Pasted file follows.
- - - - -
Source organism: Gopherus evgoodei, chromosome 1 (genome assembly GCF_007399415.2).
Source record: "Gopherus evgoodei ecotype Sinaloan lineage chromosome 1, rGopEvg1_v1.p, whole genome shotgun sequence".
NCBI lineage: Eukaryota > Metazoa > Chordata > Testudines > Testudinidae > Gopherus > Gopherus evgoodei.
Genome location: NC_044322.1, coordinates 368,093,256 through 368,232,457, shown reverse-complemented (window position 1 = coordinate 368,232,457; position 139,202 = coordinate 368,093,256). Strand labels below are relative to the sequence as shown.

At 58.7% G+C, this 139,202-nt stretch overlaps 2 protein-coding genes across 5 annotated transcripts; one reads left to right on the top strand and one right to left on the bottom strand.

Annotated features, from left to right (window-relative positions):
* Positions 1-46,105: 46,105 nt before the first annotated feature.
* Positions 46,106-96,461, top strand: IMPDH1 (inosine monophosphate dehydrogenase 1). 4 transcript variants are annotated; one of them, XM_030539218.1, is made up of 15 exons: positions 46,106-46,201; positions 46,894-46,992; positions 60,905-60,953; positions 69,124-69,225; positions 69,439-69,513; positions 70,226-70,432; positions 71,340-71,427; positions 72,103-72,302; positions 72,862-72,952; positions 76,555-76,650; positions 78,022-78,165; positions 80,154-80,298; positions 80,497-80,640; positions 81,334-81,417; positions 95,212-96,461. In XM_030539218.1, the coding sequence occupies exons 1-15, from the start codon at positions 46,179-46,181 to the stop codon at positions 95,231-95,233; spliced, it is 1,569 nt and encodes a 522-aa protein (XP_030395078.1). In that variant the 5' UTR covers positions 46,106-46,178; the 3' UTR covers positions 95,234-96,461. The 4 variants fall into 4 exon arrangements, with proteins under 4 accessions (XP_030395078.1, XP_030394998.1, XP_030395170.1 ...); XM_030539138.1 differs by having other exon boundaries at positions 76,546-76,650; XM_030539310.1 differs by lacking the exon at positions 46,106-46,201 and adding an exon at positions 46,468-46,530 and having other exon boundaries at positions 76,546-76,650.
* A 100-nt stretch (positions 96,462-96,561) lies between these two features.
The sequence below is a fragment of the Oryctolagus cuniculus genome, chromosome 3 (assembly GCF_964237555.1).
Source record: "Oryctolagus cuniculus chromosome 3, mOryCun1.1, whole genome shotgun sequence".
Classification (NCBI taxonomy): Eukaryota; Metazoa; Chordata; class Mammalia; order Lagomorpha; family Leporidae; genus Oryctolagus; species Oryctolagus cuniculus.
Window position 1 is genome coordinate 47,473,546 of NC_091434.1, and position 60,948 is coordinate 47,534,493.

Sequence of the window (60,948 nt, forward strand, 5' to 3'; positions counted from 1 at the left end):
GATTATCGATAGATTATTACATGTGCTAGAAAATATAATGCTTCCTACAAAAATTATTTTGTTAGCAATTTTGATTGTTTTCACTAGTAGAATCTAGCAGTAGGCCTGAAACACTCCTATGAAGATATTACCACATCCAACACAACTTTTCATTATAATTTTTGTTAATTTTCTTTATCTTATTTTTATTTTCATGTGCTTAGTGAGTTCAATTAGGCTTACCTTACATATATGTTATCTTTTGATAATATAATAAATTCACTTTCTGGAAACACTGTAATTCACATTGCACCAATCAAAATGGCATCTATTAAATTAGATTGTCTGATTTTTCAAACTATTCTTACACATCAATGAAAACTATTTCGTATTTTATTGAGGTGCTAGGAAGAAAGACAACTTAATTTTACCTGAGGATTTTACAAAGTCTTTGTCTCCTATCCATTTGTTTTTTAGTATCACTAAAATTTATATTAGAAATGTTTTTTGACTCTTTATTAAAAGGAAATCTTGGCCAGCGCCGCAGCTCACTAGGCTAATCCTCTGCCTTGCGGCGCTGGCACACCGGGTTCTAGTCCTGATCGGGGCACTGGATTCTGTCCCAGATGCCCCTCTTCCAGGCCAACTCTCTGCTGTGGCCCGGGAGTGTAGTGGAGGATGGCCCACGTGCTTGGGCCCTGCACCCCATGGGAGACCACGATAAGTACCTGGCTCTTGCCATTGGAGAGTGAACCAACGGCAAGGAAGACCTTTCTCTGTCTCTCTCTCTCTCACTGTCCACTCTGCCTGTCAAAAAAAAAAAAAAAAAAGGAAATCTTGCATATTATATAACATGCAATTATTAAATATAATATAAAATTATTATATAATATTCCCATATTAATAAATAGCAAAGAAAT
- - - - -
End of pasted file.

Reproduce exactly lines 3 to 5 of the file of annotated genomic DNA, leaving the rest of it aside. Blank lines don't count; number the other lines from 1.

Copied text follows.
NCBI lineage: Eukaryota > Metazoa > Chordata > Testudines > Testudinidae > Gopherus > Gopherus evgoodei.
Genome location: NC_044322.1, coordinates 368,093,256 through 368,232,457, shown reverse-complemented (window position 1 = coordinate 368,232,457; position 139,202 = coordinate 368,093,256). Strand labels below are relative to the sequence as shown.

At 58.7% G+C, this 139,202-nt stretch overlaps 2 protein-coding genes across 5 annotated transcripts; one reads left to right on the top strand and one right to left on the bottom strand.